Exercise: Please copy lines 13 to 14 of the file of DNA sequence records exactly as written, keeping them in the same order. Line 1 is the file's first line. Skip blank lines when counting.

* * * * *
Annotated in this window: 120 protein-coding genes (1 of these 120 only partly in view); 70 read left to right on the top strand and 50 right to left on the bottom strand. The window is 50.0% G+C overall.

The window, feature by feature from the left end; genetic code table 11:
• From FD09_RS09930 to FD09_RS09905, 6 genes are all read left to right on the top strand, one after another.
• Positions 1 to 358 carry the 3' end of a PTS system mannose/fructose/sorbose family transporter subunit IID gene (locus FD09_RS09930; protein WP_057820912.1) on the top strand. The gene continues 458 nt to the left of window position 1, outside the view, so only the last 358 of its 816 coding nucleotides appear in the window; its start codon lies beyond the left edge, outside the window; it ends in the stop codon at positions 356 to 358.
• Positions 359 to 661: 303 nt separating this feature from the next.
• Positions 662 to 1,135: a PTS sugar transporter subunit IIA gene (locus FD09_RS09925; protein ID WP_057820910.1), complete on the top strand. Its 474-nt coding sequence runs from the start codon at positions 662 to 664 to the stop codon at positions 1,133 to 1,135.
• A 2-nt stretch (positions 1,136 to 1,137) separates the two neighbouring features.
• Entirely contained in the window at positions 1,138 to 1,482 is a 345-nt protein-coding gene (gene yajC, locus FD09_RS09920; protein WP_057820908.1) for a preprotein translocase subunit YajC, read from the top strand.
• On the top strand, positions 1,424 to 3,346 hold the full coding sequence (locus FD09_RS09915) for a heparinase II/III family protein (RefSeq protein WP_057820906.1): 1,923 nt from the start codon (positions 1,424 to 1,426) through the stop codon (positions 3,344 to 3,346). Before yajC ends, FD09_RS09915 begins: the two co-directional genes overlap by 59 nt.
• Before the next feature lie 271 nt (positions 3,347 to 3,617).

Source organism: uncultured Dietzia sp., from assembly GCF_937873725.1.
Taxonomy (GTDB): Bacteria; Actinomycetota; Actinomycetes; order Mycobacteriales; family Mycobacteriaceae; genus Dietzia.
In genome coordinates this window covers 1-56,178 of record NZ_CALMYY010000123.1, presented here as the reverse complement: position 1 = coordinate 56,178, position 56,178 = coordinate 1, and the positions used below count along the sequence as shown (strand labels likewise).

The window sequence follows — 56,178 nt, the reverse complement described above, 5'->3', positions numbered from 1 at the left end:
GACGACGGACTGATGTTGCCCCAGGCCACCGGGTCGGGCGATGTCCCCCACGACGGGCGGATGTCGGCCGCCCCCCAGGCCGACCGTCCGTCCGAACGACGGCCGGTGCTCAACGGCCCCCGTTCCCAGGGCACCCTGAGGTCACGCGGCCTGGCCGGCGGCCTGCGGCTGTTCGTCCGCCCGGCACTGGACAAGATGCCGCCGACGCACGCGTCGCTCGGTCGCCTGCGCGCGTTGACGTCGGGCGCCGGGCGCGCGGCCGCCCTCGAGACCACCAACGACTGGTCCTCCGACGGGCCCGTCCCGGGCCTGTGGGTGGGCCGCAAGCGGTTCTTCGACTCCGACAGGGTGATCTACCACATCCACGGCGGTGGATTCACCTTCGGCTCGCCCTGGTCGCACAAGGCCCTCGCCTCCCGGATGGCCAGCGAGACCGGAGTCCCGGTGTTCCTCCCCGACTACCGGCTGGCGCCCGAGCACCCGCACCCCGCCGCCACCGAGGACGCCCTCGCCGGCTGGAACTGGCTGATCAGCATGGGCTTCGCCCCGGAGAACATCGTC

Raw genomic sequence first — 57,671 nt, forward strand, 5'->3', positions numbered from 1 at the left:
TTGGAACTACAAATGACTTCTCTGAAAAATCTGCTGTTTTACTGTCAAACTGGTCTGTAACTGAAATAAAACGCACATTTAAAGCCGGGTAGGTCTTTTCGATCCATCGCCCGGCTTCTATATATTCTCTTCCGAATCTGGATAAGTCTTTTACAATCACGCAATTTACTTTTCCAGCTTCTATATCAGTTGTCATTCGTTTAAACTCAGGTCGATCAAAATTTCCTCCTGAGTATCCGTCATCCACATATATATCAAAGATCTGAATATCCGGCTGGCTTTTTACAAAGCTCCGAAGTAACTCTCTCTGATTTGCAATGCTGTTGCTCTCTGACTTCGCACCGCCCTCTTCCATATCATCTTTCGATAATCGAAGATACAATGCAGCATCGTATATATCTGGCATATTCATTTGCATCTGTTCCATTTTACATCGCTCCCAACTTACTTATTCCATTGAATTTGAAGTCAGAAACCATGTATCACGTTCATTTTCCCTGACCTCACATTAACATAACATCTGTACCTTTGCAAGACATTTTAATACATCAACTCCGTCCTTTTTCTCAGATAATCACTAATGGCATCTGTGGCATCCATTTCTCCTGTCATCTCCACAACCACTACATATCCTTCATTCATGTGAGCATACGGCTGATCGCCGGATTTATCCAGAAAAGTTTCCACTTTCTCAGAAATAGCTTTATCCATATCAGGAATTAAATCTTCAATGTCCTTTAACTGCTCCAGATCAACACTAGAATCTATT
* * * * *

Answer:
In genome coordinates this window covers 1-56,178 of record NZ_CALMYY010000123.1, presented here as the reverse complement: position 1 = coordinate 56,178, position 56,178 = coordinate 1, and the positions used below count along the sequence as shown (strand labels likewise).

The window sequence follows — 56,178 nt, the reverse complement described above, 5'->3', positions numbered from 1 at the left end: